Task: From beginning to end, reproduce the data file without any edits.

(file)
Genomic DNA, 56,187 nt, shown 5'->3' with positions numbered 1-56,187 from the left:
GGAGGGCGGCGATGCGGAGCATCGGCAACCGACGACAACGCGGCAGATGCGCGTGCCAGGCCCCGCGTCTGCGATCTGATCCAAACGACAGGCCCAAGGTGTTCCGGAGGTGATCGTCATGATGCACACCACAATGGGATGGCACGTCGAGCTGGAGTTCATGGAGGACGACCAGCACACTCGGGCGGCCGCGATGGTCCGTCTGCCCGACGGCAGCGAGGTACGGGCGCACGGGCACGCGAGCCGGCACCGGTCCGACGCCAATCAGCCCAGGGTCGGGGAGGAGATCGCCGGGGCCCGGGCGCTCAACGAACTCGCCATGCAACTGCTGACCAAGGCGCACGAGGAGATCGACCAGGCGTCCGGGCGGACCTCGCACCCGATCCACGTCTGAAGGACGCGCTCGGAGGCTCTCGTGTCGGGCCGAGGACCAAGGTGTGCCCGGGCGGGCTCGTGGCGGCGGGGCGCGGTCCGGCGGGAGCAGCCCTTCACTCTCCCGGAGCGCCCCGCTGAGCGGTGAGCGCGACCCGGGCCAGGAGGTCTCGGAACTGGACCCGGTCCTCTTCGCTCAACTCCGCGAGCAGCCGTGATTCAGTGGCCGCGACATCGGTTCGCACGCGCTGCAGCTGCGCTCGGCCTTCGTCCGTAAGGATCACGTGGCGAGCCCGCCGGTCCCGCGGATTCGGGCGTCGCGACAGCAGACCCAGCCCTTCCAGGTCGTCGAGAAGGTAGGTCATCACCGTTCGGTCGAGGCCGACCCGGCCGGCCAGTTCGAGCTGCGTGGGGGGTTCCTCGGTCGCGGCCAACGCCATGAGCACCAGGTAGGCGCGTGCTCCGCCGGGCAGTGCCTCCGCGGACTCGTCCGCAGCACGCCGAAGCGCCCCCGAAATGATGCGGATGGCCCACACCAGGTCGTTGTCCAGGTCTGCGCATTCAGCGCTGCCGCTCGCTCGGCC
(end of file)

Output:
Genomic DNA, 56,187 nt, shown 5'->3' with positions numbered 1-56,187 from the left:
GGAGGGCGGCGATGCGGAGCATCGGCAACCGACGACAACGCGGCAGATGCGCGTGCCAGGCCCCGCGTCTGCGATCTGATCCAAACGACAGGCCCAAGGTGTTCCGGAGGTGATCGTCATGATGCACACCACAATGGGATGGCACGTCGAGCTGGAGTTCATGGAGGACGACCAGCACACTCGGGCGGCCGCGATGGTCCGTCTGCCCGACGGCAGCGAGGTACGGGCGCACGGGCACGCGAGCCGGCACCGGTCCGACGCCAATCAGCCCAGGGTCGGGGAGGAGATCGCCGGGGCCCGGGCGCTCAACGAACTCGCCATGCAACTGCTGACCAAGGCGCACGAGGAGATCGACCAGGCGTCCGGGCGGACCTCGCACCCGATCCACGTCTGAAGGACGCGCTCGGAGGCTCTCGTGTCGGGCCGAGGACCAAGGTGTGCCCGGGCGGGCTCGTGGCGGCGGGGCGCGGTCCGGCGGGAGCAGCCCTTCACTCTCCCGGAGCGCCCCGCTGAGCGGTGAGCGCGACCCGGGCCAGGAGGTCTCGGAACTGGACCCGGTCCTCTTCGCTCAACTCCGCGAGCAGCCGTGATTCAGTGGCCGCGACATCGGTTCGCACGCGCTGCAGCTGCGCTCGGCCTTCGTCCGTAAGGATCACGTGGCGAGCCCGCCGGTCCCGCGGATTCGGGCGTCGCGACAGCAGACCCAGCCCTTCCAGGTCGTCGAGAAGGTAGGTCATCACCGTTCGGTCGAGGCCGACCCGGCCGGCCAGTTCGAGCTGCGTGGGGGGTTCCTCGGTCGCGGCCAACGCCATGAGCACCAGGTAGGCGCGTGCTCCGCCGGGCAGTGCCTCCGCGGACTCGTCCGCAGCACGCCGAAGCGCCCCCGAAATGATGCGGATGGCCCACACCAGGTCGTTGTCCAGGTCTGCGCATTCAGCGCTGCCGCTCGCTCGGCC